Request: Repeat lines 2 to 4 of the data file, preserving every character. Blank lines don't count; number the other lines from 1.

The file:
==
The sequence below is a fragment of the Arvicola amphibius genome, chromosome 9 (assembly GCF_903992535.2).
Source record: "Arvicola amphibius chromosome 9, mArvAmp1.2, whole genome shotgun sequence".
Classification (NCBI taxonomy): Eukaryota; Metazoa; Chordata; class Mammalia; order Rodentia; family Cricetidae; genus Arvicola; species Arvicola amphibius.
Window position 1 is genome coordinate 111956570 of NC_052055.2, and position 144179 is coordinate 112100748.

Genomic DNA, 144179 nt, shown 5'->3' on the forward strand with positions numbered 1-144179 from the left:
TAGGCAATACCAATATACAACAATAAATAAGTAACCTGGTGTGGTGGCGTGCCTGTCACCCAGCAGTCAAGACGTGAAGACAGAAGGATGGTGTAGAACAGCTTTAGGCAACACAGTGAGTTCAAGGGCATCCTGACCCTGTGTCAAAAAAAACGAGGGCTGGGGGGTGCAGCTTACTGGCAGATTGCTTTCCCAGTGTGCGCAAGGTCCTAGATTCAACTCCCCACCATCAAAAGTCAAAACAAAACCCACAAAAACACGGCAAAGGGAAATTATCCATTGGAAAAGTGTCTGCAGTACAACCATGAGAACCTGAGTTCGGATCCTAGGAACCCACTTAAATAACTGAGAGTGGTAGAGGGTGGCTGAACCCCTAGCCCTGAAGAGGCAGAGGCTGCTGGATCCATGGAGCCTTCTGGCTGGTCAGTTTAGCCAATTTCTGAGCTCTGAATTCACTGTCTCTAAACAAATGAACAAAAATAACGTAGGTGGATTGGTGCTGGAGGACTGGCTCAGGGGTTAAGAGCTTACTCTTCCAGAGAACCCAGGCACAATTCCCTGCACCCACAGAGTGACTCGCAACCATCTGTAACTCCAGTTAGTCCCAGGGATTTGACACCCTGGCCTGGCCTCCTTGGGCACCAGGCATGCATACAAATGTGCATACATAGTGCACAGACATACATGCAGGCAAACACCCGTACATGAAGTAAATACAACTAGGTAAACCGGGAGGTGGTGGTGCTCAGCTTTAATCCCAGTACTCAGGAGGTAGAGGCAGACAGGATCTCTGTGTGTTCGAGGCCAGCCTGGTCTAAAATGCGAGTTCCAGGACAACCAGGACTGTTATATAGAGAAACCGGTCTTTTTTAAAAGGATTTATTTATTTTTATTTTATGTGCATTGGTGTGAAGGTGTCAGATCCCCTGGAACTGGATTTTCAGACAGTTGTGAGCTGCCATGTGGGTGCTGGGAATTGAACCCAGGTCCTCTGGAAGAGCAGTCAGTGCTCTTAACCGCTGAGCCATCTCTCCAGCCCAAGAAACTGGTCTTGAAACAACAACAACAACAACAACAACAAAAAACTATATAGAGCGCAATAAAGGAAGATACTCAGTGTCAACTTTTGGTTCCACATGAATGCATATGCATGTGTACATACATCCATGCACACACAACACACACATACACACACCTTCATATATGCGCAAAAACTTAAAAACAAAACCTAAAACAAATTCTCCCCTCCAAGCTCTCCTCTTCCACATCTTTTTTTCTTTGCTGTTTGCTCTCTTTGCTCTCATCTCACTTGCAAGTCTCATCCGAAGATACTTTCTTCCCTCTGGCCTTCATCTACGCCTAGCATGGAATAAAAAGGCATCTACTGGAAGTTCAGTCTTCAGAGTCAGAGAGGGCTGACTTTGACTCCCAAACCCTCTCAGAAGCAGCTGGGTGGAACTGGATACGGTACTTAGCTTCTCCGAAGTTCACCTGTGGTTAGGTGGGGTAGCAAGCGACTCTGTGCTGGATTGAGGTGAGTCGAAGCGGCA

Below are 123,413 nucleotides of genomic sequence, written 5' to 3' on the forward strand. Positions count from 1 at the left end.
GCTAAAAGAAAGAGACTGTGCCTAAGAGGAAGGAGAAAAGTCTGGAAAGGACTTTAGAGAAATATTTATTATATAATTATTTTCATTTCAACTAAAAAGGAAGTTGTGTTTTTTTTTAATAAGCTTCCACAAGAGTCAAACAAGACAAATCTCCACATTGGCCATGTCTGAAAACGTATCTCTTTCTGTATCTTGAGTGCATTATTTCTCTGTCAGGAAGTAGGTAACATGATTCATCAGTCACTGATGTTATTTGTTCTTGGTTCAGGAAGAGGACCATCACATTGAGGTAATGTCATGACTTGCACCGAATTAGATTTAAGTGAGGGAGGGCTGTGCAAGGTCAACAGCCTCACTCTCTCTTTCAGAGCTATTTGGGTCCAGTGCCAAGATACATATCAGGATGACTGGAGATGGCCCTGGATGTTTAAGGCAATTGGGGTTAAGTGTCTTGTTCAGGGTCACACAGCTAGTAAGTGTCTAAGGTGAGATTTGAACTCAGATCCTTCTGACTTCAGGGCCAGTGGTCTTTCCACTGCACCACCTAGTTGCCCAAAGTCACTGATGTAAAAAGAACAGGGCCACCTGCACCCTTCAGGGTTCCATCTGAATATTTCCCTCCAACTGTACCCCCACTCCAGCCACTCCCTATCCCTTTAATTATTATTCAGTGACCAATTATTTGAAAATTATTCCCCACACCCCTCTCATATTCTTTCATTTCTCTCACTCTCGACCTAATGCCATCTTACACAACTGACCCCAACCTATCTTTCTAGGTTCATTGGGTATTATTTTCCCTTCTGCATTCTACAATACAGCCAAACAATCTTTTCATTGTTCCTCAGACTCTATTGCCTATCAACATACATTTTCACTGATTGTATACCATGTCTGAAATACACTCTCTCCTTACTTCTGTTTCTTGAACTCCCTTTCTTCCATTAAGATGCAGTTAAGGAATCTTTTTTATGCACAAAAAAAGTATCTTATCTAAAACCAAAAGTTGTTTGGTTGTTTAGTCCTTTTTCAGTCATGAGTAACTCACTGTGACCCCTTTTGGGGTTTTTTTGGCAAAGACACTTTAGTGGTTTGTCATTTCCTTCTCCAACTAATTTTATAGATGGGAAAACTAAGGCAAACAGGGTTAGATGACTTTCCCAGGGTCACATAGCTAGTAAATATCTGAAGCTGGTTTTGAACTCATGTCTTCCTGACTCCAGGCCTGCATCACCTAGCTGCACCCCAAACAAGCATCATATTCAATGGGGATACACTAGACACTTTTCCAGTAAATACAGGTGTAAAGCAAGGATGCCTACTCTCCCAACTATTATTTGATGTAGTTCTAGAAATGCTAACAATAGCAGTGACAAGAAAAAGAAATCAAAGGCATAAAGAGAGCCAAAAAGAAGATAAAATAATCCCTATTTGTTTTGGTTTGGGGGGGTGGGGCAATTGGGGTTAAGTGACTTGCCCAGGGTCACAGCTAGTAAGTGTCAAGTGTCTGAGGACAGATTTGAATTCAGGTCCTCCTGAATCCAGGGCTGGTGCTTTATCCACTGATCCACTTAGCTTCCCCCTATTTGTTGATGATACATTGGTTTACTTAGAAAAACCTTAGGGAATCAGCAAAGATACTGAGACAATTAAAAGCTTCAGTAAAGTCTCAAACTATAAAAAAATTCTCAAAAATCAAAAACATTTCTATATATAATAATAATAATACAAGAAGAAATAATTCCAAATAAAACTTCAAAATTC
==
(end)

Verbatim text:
Source record: "Arvicola amphibius chromosome 9, mArvAmp1.2, whole genome shotgun sequence".
Classification (NCBI taxonomy): Eukaryota; Metazoa; Chordata; class Mammalia; order Rodentia; family Cricetidae; genus Arvicola; species Arvicola amphibius.
Window position 1 is genome coordinate 111956570 of NC_052055.2, and position 144179 is coordinate 112100748.